Women take over 40% longer than men to save for first home
Women require around 42 per cent longer than men to save for their first home due to lower earnings, research has shown.
According to research from Go Compare, it takes the average first-time buyer a minimum of three years to save a deposit for a home.
This is based on average house price of £236,000 and average deposit of 10%, along with additional costs of moving houses, so first-time buyers need to save £26,305.
For men it takes around 2.6 years and women it takes them 3.6 years, which the firm said was due to the gender pay gap.
The report said that women have an average of £602 per month of disposable income and men have around £856 per month.
This means that women are £250 worse off each month and it will take longer for them to save.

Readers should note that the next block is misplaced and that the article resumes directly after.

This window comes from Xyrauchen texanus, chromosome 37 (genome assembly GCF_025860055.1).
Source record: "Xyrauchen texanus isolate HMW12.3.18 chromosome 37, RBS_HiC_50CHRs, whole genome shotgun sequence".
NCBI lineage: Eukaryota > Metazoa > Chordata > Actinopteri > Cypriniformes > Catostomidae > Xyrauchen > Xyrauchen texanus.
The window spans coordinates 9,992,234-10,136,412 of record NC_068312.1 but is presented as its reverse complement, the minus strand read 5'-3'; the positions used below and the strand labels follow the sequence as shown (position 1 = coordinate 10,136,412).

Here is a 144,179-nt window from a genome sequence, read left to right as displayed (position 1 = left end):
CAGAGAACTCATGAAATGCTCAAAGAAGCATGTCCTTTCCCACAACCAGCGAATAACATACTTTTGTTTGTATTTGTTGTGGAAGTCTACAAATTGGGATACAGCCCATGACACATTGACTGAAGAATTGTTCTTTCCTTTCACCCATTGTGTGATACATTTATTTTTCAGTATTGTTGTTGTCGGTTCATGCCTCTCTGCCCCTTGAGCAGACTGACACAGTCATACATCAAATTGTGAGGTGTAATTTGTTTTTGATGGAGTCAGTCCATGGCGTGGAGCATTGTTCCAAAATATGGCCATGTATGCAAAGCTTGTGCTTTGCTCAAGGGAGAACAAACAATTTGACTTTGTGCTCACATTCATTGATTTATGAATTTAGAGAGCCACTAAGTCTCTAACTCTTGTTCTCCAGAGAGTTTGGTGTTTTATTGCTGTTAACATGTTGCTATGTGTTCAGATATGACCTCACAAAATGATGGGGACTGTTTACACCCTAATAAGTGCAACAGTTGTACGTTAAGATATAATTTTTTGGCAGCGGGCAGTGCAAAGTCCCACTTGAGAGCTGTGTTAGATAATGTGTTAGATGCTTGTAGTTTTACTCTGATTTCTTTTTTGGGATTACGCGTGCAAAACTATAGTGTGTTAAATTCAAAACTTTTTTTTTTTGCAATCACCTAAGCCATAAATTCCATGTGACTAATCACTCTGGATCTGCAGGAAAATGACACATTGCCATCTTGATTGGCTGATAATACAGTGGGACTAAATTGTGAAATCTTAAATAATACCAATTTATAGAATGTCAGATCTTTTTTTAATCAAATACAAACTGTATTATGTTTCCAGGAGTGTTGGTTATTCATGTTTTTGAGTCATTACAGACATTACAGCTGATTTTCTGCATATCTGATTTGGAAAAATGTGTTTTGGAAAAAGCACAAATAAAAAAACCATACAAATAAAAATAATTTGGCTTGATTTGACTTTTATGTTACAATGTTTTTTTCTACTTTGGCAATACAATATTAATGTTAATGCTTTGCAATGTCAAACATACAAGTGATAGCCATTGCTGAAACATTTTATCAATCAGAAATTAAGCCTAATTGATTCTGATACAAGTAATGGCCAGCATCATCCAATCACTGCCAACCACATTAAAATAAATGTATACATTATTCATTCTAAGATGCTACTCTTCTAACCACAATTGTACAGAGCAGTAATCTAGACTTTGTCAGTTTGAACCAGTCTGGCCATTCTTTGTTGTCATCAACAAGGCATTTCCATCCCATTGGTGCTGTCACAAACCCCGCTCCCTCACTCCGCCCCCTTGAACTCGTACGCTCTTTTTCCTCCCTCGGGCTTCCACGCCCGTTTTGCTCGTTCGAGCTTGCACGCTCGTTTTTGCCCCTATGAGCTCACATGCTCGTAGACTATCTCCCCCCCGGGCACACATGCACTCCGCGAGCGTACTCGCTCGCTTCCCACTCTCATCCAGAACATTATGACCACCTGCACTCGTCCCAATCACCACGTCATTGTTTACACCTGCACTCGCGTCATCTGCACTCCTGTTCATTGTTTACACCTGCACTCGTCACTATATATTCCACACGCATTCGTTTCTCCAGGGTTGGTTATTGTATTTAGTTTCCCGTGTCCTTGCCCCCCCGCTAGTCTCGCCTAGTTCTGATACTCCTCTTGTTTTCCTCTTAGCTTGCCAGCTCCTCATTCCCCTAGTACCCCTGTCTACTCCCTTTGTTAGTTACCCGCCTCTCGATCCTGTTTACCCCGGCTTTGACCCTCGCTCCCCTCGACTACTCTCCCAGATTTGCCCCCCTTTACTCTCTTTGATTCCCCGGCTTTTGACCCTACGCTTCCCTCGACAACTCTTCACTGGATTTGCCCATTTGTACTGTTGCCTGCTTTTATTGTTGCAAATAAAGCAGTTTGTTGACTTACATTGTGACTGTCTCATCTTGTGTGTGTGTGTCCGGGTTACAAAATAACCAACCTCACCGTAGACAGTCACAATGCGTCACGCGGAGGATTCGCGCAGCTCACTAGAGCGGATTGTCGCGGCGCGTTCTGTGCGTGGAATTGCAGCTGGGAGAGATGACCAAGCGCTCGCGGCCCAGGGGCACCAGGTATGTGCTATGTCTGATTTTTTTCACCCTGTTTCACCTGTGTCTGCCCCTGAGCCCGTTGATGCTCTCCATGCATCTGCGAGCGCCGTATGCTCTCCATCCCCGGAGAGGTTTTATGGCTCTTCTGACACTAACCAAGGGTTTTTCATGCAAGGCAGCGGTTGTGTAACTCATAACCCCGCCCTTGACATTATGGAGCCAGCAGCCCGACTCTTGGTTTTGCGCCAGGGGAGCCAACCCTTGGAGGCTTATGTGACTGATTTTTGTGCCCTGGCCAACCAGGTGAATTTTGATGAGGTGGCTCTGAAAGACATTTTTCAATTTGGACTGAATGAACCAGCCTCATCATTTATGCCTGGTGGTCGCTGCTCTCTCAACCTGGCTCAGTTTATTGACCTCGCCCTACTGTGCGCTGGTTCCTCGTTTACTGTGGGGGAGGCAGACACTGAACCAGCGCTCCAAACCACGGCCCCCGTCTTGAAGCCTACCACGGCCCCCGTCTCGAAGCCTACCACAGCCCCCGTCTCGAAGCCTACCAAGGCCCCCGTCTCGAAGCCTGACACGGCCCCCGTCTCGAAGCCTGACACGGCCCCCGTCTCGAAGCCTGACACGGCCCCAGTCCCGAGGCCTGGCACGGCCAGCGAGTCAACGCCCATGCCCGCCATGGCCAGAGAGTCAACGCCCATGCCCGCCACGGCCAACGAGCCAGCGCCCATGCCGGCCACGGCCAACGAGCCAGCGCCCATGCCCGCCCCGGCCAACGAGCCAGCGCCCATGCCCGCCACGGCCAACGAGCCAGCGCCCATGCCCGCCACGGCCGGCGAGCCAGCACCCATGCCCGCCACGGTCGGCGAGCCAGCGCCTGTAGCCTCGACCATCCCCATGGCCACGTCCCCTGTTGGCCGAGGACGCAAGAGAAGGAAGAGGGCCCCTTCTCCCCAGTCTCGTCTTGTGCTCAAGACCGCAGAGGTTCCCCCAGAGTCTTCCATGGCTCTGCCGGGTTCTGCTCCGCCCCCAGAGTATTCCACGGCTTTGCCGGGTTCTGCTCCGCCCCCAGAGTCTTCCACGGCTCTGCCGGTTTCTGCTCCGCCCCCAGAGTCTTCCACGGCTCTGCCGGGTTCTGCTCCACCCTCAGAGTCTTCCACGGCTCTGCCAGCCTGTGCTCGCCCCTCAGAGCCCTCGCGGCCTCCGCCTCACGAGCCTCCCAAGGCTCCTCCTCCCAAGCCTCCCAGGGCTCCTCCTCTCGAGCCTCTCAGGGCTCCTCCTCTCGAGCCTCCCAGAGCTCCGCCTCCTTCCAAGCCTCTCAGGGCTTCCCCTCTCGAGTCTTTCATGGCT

However, Go Compare said that the ‘gender save gap’ was closing, as in 2021 it took women 50 per cent longer to save for a home.
Ceri McMillan, home insurance expert at Go Compare, said: “Our latest research highlights the shocking impact that the gender pay gap can have on all areas of life for women, including the huge milestone of purchasing your first property.
“Although it’s positive to see that the gap is closing, it’s simply not happening at a quick enough rate. As a result, countless female first-time buyers will still find themselves at a disadvantage while trying to save up for a deposit and more.”